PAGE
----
8 Ways to Make Toothbrushing Fun for Toddlers
Getting your toddler to stand still is never easy. Getting them to stand still with their mouths open as you put in a foreign object? Now that can seem nearly impossible. But it can be done! Try to tackle toothbrushing with these 8 easy tips, and let’s see if we can’t get your toddler to say “ahh” without prying their mouths open.
1. Use the Chomper Chums app.
It can take a bit of creativity to get your little one excited about toothbrushing. Luckily, apps like Chomper Chums® have got you covered. Your child will earn rewards for brushing and flossing their teeth. They can then use the rewards to buy food or drinks for their virtual Chomper Chums pet. Don’t worry, though, the app is completely free and no exchange of money actually takes place.
2. Try some tunes.
Dentists recommend we brush our teeth for two minutes. But instead of watching the seconds tick down on your stopwatch, why not try some two-minute tunes? Most toddlers love to sing, so doing this may distract them from what’s happening around them, providing enough time for thorough brushing. This can be as simple as singing “This is the way we brush our teeth, brush our teeth, brush our teeth, so early in the morning.”
3. Buy a fancy toothbrush.
Toddlers need a toothbrush with a small head and soft bristles; that’s the only toothbrush-specific recommendation from the American Dental Association (ADA). So the handle can be in the shape of their favorite character, it can light up, or even play music and still get the job done. Seeing these things on their oral health products may make brushing more fun as your little one will look forward to the flashing lights and using a toothbrush similar to the one SpongeBob has.
4. Tell silly stories.
Can’t find a story to encourage your toddler to brush their teeth? Make up your own. Give your toddler Sugar Monster banishing powers. Let them know that the only way to banish this villain from Tooth Fairy World is through the power of the Toothbrush. It sounds silly, but it works! Try to make up fun characters, like bacteria villains and superhero toothbrushes and toothpastes, or use anything you think will spark your toddler’s imagination and turn those two minutes into fun bonding moments.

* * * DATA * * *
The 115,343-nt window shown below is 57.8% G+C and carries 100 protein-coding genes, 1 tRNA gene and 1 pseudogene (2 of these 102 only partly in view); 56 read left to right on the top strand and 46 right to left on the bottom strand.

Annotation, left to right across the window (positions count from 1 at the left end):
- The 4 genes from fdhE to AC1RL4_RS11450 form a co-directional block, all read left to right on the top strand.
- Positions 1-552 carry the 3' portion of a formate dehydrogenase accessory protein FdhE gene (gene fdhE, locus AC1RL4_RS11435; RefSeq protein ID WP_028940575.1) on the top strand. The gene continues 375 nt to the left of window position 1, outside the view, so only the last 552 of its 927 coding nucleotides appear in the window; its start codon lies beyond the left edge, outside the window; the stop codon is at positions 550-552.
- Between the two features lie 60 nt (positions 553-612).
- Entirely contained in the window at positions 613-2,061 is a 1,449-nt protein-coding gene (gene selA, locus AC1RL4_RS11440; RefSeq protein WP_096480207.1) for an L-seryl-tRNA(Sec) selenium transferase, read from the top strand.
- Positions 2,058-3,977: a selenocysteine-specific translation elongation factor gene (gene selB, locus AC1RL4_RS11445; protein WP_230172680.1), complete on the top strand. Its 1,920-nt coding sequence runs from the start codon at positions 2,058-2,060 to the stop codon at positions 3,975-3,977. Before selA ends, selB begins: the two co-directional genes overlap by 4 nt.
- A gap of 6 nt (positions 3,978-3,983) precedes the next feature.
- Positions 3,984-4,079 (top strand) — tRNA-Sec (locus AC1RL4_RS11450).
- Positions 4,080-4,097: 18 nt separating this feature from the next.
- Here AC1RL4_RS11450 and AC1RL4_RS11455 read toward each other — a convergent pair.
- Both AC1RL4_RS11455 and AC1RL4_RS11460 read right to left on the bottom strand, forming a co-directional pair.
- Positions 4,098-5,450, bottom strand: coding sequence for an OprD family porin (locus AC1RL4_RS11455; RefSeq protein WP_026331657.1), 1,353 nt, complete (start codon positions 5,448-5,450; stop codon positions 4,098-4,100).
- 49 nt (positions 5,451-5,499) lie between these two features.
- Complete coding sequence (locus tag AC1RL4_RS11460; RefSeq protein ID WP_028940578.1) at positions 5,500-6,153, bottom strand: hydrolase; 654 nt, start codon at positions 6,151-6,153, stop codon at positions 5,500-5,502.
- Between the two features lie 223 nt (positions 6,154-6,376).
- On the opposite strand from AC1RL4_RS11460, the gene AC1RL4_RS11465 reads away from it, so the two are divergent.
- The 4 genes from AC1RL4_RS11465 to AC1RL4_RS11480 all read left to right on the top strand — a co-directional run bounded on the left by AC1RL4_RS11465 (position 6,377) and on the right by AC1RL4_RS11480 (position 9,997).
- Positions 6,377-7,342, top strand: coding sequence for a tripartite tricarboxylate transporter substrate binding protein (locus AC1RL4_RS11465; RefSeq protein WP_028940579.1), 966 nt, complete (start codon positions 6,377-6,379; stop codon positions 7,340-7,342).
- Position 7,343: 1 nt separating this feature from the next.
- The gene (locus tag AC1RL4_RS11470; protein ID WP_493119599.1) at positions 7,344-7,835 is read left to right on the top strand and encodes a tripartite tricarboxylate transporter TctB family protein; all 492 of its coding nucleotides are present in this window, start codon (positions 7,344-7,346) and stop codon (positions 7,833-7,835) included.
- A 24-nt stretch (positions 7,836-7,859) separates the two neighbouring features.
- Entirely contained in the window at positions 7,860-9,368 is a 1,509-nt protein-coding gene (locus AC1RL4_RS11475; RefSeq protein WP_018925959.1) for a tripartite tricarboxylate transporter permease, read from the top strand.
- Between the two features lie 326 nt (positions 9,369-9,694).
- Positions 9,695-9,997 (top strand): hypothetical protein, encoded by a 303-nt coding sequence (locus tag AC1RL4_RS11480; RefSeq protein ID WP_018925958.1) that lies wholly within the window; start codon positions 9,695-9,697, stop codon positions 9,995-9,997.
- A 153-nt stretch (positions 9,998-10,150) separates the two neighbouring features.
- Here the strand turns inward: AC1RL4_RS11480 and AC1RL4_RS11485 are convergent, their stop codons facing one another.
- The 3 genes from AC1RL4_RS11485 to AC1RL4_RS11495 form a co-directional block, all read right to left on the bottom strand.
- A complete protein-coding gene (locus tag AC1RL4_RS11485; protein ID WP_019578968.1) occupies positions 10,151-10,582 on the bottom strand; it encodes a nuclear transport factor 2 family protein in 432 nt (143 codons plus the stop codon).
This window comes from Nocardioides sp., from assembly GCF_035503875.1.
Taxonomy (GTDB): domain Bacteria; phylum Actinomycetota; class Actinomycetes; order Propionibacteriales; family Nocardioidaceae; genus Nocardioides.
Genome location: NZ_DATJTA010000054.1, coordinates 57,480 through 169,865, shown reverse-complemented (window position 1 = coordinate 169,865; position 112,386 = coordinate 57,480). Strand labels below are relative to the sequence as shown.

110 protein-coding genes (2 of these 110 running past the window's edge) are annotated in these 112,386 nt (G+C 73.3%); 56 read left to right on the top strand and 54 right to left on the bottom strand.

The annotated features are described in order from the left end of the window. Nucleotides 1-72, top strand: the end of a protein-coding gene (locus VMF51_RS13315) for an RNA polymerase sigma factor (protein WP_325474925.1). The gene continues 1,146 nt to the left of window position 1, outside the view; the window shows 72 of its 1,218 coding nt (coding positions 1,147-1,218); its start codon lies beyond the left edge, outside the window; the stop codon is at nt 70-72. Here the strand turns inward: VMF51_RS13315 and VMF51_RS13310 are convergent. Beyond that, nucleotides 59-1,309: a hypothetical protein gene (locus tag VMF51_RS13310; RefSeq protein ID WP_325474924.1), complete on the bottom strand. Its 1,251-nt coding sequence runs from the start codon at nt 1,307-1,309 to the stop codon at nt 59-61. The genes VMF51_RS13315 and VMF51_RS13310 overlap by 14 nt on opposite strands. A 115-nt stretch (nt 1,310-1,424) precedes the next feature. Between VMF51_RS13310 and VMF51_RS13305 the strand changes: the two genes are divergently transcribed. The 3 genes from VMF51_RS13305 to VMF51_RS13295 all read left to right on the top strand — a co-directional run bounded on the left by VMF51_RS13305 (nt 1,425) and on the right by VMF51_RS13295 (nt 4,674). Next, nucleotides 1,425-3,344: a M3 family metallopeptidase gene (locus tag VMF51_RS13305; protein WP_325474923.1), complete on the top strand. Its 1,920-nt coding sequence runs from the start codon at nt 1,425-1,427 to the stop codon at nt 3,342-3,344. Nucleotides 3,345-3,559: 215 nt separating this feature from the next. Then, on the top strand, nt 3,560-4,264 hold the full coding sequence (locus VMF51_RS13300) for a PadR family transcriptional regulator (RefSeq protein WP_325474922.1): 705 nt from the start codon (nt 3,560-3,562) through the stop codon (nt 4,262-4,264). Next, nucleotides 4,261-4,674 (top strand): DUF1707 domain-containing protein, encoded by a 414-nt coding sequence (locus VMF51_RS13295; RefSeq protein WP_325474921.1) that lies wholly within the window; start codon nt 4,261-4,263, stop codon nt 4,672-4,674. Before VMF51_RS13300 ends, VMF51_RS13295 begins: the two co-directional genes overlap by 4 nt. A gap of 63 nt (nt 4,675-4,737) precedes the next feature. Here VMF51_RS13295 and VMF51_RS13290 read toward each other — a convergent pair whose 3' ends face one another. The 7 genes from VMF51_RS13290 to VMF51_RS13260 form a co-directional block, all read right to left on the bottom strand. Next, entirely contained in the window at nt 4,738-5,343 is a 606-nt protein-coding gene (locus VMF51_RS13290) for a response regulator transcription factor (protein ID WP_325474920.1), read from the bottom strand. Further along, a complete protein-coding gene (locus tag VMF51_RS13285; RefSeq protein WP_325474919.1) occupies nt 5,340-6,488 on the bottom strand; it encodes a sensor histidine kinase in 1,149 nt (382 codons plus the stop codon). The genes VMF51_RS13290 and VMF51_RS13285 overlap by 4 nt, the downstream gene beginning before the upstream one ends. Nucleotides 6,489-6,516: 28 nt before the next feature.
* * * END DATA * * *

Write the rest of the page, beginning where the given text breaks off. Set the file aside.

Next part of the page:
5. Play the “Chase Me, Catch Me” game.
If your toddler likes to run away from you when it’s time to brush their teeth, it may be a sign that they want to connect with you first before any brushing begins. This is why they may also say, “Chase me” or “Catch me.” Play for a decent while and follow your child’s lead. Toothbrushing like this may take a little longer, but it will turn this everyday routine from being a task into being a game. And toddlers love games! In a few years, your little one will forget the struggle of brushing, but if they have one or several cavities, they won’t forget that. So start dinner early and give you and your little one some extra time for a game before brushing their teeth.
6. Turn the sink into a mini pool.
Getting toddlers to stand still for two minutes for toothbrushing sounds impossible, right? But what if you turned your boring old bathroom into a toddler-approved water park? That may just give you the two minutes you need to get a toothbrush into their mouth and remove any leftover food particles. Your mini pool can be as simple as filling the bathroom sink with enough water for your little one’s feet or if you’re having an extra hard time getting them to say “ahh,” try filling up the tub instead.
7. Get a fun-flavored toothpaste.
Start with travel-sized tubes of fruity, minty, and unflavored toothpaste to test out what your child likes best. You can also let your little one choose the flavor of fluoride toothpaste they’d like to use that night (berry? bubblegum?), as long as it has the ADA Seal of Acceptance. If your little one doesn’t take to toothpaste and the unflavored kind doesn’t do it for them either, use plain water. Toothbrushing itself is more important than what you put on the bristles.
8. Let your toddler take over.
Brace yourself: this one involves lots of spills! If your little one is at that age where they want to do everything for themself, let them brush their teeth. We even recommend that you join them. That way, your child can see the way you hold your toothbrush and watch how you move the brush up and down, left and right, and in circular motions. Children love to copy, so it won’t be long before they’re doing the same thing with their toothbrushes too. As a result, your toddler gets a clean mouth (at least cleaner than it was before), the feeling of independence, and a sense of control over what goes into their mouth.
Best Dentist in Salem: Spinnaker Pediatric Dentistry
Kids are different. Some of the tips outlined in this article may work for your toddler, others may not. Regardless of which camp your little one falls into, an appointment with the dentist might be all the reinforcement you need to get even the most strong-willed toddler to reconsider their oppositions against brushing. Drs. Cooper and Day are happy to take the time to explain to your child why brushing is important and why everyone needs to do it at least twice every day. We look forward to seeing your child and setting a foundation for a lifetime of excellent oral health.